7 Normal Poo Colors
Whether breastfed or formula fed, babies' poo can be a wide range of colors and be perfectly normal. It's normal for pooh to change color from time to time, too. Contrary to what you may think, it doesn't really have much to do with what the baby is eating, but rather, how long the food is in the digestive system.
Breast milk is absorbed into the body quickly and doesn't take very long to be processed, so breast milk poo comes out quickly, and it's more often yellow or lighter in color than formula poop. If the digestive system is slowed down (like when babies are given formula, which takes longer to digest), the baby's poo turns green, or even brown. All these colors are normal and not any cause for concern.
6 White Poo
You should be concerned if your baby's poo turns white. This could possibly mean the baby's liver isn't making enough bile to properly digest his or her food. Bile is what normally turns poo brown during the digestive process, so if you see your baby's poo is chalky white in color, call the doctor.
5 Red Poo
You also want to call the doctor if you notice red-streaked poo or poo that is black and streaked with red because it could be blood, an allergy, or a sign of an intestinal issue. If your baby has diarrhea and a reddish poo, it could be a sign of a bacterial infection. On the other hand, if your baby is constipated and has reddish poo, it could be that your baby has tiny hemorrhoids.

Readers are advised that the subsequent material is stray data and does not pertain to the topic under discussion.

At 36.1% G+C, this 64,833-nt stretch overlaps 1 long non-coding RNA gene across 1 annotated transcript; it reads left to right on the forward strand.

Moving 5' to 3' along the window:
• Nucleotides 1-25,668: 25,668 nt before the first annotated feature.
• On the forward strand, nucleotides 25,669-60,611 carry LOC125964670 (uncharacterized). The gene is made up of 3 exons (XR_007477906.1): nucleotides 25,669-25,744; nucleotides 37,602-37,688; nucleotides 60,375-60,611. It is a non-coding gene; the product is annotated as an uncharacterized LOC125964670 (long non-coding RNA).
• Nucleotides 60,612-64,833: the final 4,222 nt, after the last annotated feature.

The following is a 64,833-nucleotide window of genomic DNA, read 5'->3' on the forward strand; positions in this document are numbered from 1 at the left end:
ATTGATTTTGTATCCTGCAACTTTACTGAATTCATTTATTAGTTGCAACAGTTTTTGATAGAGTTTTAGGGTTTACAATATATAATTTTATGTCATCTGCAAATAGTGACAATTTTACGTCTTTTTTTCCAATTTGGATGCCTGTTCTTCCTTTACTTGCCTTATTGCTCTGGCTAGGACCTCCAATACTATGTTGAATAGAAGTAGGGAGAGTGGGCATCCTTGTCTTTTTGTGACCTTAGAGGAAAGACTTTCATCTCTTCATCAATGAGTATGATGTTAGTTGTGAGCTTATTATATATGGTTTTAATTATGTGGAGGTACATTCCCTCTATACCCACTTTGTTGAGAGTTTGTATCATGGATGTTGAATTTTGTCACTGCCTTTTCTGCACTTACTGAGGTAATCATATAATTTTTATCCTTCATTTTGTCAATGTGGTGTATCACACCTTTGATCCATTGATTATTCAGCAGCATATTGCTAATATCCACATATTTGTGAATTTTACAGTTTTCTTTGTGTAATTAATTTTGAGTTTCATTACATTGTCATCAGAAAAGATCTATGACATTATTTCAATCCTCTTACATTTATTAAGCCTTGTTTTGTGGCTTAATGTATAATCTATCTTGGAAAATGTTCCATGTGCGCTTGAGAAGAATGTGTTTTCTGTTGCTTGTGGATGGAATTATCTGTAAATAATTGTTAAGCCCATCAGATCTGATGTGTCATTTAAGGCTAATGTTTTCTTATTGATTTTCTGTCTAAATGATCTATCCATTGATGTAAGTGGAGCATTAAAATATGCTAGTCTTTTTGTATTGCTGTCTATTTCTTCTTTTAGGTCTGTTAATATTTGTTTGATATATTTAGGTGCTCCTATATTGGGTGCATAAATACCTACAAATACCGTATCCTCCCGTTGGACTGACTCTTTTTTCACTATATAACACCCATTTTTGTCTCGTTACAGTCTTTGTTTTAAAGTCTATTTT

If your baby is breastfeeding and you have cracked or bleeding nipples, your baby could be swallowing and digesting blood. Also, if your baby is eating solids, think about what they've eaten recently. Foods like beets or foods with artificial coloring can give poo a reddish tinge.
4 Solid Foods Poo
Once your baby starts to eat solid foods, you may notice changes in her bowel movements. Solid food can result in more solid poo. It may turn browner and will start to really smell bad. Occasionally, you may see bits of undigested food in your baby's poo, or it may even be different colors. Not to worry. This just means the foods your baby has been eating haven't been chewed thoroughly or didn't have enough time to break all the way down.